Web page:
In this case, attackers pretend to be legal representatives in charge of the company’s internal legal proceedings. The goal of this scam is to retrieve information that threats can use against the business at a later date. Usually, these fake requests come in towards the end of the day, so employees do not question their decision to send sensitive information. 

  • Data Theft 

Similar to legal fraud scams, data theft schemes are long games. They target employees in the HR department to obtain sensitive information like tax statements. The data they procure would be used for future attacks. 

Examples of BEC Attacks

Over the last few years, there have been high-profile BEC attacks on the front page of several new publications. In 2020, instances of Business Email Compromise threats centered on the COVID-19 pandemic reached an all-time high. At the onset of the spread of the virus, plenty of malicious actors took advantage of the uncertainty and misinformation about the pandemic. One unnamed company fell victim to hackers who pretended to be a supplier requesting payments on a new account created due to the Coronavirus outbreak. 

It seems like no company is safe from BEC attacks, even those in the non-profit sector. In the middle of 2021, Treasure Island, a San Francisco-based charity focusing on homelessness, struggled after falling for a BEC scam. The non-profit lost a whopping $625,000 after hackers gained access and manipulated a legitimate invoice used by Treasure Island. Unfortunately, the non-profit didn’t have cybercrime insurance to cover their losses.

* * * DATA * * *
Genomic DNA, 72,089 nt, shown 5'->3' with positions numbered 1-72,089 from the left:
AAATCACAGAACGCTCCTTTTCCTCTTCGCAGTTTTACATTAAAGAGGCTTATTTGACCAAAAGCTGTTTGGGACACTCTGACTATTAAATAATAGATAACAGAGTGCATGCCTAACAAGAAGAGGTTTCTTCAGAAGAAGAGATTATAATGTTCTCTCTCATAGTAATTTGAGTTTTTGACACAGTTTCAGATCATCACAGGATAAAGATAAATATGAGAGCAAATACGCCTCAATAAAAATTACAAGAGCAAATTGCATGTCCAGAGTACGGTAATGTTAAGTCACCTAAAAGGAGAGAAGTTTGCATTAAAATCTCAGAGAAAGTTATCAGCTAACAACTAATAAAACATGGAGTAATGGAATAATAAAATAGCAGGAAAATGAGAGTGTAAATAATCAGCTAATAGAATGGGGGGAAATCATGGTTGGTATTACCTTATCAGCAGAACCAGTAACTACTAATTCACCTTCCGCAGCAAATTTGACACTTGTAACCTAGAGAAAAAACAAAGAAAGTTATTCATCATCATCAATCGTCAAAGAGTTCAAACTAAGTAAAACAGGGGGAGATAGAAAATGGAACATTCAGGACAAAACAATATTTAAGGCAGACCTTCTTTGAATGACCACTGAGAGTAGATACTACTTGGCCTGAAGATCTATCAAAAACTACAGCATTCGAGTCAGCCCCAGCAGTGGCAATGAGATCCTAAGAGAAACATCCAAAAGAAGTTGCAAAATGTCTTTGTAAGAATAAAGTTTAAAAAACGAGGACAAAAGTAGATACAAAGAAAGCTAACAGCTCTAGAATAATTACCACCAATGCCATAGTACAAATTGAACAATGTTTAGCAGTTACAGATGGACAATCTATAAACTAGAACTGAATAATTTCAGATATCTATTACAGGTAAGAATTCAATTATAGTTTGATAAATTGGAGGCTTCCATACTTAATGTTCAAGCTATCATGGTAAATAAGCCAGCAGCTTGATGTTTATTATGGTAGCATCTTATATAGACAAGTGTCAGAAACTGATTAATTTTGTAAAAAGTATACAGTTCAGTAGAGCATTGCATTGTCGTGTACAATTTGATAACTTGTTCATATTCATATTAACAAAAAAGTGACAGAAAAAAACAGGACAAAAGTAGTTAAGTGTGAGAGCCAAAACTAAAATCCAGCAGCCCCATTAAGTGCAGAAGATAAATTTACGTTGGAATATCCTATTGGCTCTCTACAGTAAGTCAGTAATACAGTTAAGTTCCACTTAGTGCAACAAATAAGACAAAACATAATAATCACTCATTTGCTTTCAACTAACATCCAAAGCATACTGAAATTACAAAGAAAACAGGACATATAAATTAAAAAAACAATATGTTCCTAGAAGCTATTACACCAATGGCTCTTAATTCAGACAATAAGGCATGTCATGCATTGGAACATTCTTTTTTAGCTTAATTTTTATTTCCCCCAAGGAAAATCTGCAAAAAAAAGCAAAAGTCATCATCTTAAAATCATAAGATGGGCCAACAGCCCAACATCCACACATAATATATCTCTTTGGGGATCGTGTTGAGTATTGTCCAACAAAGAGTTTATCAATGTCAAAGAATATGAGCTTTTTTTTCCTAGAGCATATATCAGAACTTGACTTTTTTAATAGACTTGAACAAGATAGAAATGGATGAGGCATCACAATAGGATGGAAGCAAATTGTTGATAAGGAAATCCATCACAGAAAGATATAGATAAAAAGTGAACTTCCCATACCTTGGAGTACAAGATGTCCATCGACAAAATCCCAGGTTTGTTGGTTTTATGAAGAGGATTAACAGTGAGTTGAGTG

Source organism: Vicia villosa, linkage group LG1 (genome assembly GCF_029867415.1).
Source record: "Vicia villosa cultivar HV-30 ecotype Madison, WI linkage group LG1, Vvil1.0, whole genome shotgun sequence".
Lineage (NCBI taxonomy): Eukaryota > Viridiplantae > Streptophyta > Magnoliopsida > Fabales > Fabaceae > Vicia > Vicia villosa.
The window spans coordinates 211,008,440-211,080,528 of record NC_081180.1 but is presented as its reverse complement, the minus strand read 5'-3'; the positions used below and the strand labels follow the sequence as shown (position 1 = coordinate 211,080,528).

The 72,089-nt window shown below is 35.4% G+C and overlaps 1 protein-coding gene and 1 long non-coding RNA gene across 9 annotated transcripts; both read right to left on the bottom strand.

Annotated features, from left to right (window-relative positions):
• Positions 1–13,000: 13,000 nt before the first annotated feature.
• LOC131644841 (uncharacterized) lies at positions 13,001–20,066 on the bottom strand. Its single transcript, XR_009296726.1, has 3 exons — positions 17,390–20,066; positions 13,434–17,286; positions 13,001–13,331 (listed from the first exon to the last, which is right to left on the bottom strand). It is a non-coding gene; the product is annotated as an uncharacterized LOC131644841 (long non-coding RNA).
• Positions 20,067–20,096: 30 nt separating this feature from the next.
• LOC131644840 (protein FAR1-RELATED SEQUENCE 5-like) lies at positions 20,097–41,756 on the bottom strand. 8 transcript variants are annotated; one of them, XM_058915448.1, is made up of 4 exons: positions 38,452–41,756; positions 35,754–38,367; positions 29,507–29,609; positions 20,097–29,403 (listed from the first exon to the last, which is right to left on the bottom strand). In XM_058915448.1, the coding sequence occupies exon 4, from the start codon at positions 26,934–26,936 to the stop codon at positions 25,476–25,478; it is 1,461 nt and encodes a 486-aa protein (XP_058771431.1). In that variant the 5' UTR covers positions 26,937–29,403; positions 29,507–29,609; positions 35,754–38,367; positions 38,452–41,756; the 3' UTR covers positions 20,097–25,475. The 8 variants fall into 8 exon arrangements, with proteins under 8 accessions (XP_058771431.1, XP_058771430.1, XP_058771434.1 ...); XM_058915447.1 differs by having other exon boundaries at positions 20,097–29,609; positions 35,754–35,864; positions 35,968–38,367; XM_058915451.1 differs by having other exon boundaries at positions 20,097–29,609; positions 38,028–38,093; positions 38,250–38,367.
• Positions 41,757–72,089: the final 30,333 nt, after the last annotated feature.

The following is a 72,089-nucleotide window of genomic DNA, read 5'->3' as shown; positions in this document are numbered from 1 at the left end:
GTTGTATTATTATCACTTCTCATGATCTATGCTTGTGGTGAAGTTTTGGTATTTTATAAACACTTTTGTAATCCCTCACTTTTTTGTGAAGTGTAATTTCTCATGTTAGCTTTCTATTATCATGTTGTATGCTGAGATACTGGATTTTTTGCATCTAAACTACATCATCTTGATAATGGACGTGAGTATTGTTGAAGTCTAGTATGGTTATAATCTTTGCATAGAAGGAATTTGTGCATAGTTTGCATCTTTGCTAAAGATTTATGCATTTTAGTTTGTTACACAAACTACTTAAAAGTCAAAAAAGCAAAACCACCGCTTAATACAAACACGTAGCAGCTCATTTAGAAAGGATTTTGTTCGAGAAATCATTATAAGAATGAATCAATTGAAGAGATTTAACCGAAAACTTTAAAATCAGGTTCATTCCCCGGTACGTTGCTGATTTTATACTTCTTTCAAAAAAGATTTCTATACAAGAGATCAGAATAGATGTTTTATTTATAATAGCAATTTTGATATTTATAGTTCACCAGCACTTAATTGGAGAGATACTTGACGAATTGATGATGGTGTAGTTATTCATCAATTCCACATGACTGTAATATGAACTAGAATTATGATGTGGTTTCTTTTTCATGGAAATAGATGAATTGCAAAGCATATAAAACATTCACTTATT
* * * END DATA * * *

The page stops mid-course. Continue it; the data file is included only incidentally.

Preventing BEC Attacks

Again, BEC attacks can be difficult to detect because they often do not contain code that might alert antivirus software.  When it comes to BEC threats, prevention is better than cure. Below are three simple ways to safeguard your operation from this type of attack:

  • Be Aware of Common BEC Incidents

Knowing the most common ways hackers employ the BEC scam is your best bet in preventing and mitigating the damage. It can be difficult to pinpoint these attacks since they are one of a kind. However, they share similar attributes, including a false sense of urgency and an unprofessional email and domain. 

  • Train your Staff

As with most cybersecurity risks, your staff can be your biggest ally or your most significant threat. Providing them with enough information to spot BEC scams can help prevent your company from succumbing to them. 

  • Employ the Use of VPNs and Multi-factor Authentication

At their core, BEC threats aren’t the most technically sophisticated. Often, multi-factor authentication and VPNs are enough to prevent hackers from gaining access to legitimate accounts. 

Business Email Compromise attacks are generally unknown to individuals outside of the cybersecurity industry. However, it is as much a threat as well-known forms of cybercrime. An added layer of protection is crucial to protecting your digital assets from this specific form of attack. 

We at SecureBrain specialize in providing supplementary cybersecurity measures for businesses of all scales. Through our tried-and-tested products, you can ensure that BEC attacks wouldn’t fly under the radar. Learn more about what we have to offer, and contact us today.